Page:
In 2009 Michele Coleman Mayes, then the general counsel of Allstate Insurance Company, teamed up with SNR Denton partner Kara Baysinger to write a book about women GCs. Their first plan was simply to recount the stories of women in a field traditionally dominated by men. But another idea soon took shape: to pass on the wisdom of one generation of top women lawyers to the next. With a team of SNR Denton partners, they interviewed dozens of former, current, or potential general counsel on how they had reached the top­—and what they had learned on the way. “Long after I’m dead, if people read that book, those messages are timeless,” Mayes says of the result, Courageous Counsel: Conversations with Women General Counsel in the Fortune 500. “And they are true regardless of gender or ethnicity.”

Her book is perhaps the highest-profile example of Mayes’s passion for mentoring. Usually, she says, she’s mentoring five people—ranging from professional contacts to law students to the children of colleagues—in addition to her own staff. “I worked hard,” she says of her three-decade in-house career, “but there were times when people would give me the benefit of the doubt and a helping hand. So my question was always, ‘Where is the next person, who isn’t getting a helping hand?’ “

Video Extra: Michele Coleman Mayes offers advice for young lawyers, explains what mentoring means to her, and reflects on the role mentoring can play in fostering diversity in the legal industry.

The impulse to offer a helping hand has made Mayes, now 63, a strong advocate for pro bono work and for racial and gender diversity. Taking the helm of Allstate’s 600-lawyer in-house department in 2007, Mayes launched a pro bono program. “It’s her legacy to our department,” says Susie Lees, who took over from Mayes as GC. Today the program includes 45 in-house lawyers; one recent project is a partnership with Cabrini Green Legal Aid to help Chicagoans with nonviolent convictions clear old criminal records that block them from job and housing opportunities. Mayes also instituted a scorecard to rank Allstate’s outside law firms on their diversity and mentoring of minority and women lawyers, then collaborated with the firms on diversity action plans.

Mayes has taken a leadership role in diversity efforts outside her legal department, too. When she joined the board of Legal Momentum (formerly NOW Legal Defense and Education Fund) in 1996, then-president Kathryn Rodgers was delighted to have such a high-profile corporate lawyer on board—and surprised by her availability: “It didn’t matter if she was in Brazil or the Middle East, she never missed a call.” Mayes collaborated on projects such as a program to help women secure work in nontraditional sectors like construction and firefighting. As a member of the American Bar Association’s Center for Racial and Ethnic Diversity, Mayes helped convince corporate legal departments to participate in the center’s 2009 survey of diversity in the profession, says Cie Armstead, the center’s director. “There’s much more success reaching out to GCs when it comes from one of their peers,” Armstead says.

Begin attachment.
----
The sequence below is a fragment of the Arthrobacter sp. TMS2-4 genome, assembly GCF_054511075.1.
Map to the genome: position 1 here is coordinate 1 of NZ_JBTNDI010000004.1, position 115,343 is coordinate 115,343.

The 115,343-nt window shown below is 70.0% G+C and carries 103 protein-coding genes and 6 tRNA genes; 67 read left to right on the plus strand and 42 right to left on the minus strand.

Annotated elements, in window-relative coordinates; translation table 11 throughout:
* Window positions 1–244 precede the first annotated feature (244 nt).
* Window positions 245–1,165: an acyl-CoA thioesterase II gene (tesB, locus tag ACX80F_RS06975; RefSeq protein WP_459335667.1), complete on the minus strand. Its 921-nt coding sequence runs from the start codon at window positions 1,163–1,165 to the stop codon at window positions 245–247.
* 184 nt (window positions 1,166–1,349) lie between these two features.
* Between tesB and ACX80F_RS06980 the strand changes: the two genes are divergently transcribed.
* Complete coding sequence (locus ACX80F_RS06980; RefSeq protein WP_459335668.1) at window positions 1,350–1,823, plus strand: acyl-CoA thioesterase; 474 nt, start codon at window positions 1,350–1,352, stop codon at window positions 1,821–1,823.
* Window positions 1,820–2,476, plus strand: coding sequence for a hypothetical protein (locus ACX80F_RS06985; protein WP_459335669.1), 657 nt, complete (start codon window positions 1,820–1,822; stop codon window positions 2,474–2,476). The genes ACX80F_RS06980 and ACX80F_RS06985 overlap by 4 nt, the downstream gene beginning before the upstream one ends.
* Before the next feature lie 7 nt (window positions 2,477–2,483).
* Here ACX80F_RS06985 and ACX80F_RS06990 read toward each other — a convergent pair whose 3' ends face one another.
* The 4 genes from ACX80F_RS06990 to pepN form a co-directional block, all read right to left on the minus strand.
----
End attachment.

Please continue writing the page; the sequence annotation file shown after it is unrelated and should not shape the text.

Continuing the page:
And Mayes has the credentials. After six years as an assistant U.S. attorney in Brooklyn and Detroit and a decade in-house at Unisys Corporation, she rose through the ranks at Colgate-Palmolive Company to become vice president of global legal affairs. In 2003 she left Colgate to become general counsel at mail services provider Pitney Bowes Inc., guiding it through acquisitions to reduce its reliance on the postal industry. As Allstate’s GC, she helped the company navigate the 2008 financial crisis and its $1 billion purchase of Esurance Inc. and Answer Financial Inc. last year. In August she joined The New York Public Library as its general counsel.

But Pitney Bowes chief legal officer Dan Goldstein says that Mayes’s interest in helping her colleagues grow has set her apart as much as her legal acumen. “She taught me how to be a general counsel,” Goldstein says. “She continued to be a mentor after she stopped being my boss.”

 

IN HER OWN WORDS
Most significant professional achievement: Working in a wide range of industries and doing it well.

Most significant personal achievement: That people see me as a role model they can emulate without being a clone.

Biggest regret:
Not taking more risks sooner.

Advice to 2012 law school graduates: Find something you are passionate about, but be willing to break the rules.